Pattern-Based Reasons

Most of my research has been about what I call ‘pattern-based reasons’. These are reasons for action of the following form:

There is a reason for the agent to do A because it is part of some favoured pattern of action P.

An example might be a reason to decline a doughnut now, because doing so is part of a diet. It’s the whole diet that has the good effect, or at any rate not merely this present bit of abstinence. This is a plan-based reason: the sort of pattern-based reason in which P consists of actions all of which are performable by the primary agent. But we might think also about group-based reasons, in which P consists of actions some of which are performable only by others. For example, we might think that there are reasons of this sort to cut down on one’s own carbon emissions, because doing so is playing one’s part in a pattern of action that involves many people and that would have good effects.

My distinctive contribution to the literature on pattern-based reasons has been to frame more familiar debates using this idea, and to present the skeleton form of my own theory of such reasons. And the distinctive feature of the latter is that it rejects all versions of the idea that a pattern P can support reasons only in cases where the agents who could perform the actions that P consists of would be willing to do so (an idea that I call the Willingness Requirement). The Willingness Requirement has often been taken for granted, and there are important worries associated with rejecting it (for example, to do with proliferation of reasons and recklessness) that I try to disarm.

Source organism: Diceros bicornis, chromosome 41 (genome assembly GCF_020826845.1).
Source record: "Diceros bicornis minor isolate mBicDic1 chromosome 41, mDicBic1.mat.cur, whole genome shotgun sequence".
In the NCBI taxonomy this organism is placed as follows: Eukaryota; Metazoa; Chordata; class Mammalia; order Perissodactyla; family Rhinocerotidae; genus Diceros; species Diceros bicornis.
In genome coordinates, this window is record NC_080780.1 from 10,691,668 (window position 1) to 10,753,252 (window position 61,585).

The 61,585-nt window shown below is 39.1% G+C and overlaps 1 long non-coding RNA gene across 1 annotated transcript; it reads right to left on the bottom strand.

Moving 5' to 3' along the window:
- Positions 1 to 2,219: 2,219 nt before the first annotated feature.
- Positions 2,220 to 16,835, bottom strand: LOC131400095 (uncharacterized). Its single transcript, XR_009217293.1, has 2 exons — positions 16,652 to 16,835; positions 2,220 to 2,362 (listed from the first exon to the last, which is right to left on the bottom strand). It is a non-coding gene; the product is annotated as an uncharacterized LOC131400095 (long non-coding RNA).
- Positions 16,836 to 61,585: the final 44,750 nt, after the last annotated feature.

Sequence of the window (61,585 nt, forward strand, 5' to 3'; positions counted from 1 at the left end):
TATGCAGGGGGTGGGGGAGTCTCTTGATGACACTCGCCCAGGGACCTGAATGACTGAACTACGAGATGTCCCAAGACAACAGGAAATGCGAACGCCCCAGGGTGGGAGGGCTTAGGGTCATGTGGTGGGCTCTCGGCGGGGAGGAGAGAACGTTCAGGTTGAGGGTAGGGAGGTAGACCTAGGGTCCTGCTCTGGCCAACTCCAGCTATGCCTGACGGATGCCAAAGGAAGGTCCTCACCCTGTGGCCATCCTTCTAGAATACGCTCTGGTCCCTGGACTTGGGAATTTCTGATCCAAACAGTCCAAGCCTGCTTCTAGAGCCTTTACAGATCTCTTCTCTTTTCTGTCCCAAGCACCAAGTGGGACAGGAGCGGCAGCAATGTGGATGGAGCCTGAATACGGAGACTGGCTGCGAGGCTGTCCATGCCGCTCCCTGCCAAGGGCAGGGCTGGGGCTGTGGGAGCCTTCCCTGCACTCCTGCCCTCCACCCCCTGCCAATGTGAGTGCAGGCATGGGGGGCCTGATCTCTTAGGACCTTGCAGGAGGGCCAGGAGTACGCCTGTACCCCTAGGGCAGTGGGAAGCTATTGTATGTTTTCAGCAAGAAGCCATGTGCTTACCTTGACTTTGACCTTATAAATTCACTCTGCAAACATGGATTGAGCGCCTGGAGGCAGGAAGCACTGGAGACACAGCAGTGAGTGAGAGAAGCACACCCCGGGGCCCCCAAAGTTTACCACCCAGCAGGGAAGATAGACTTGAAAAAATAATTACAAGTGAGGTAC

If you are interested in my work on pattern-based reasons, the best place to look is probably my book. Alternatively, please just contact me.


My larger research project is to develop and defend a distinctive form of utilitarianism. This has two main components: the skeletal theory of pattern-based reasons defended in my book, and a theory of well-being that I have been working on more recently. According to this theory of well-being, what is good for me is determined by my preferences and my affective reactions. This is a pluralistic form of well-being subjectivism.

My aim is to combine these two components, and figure out their implications for a range of issues in ethics and political philosophy. My idea is that many standard objections to utilitarianism would not work against the resulting theory. I am currently working on a book for OUP, provisionally titled Taking Utilitarianism Seriously, developing this idea. In 2016-17 my work on this project is being supported by a Research Fellowship funded by the Leverhulme Trust.

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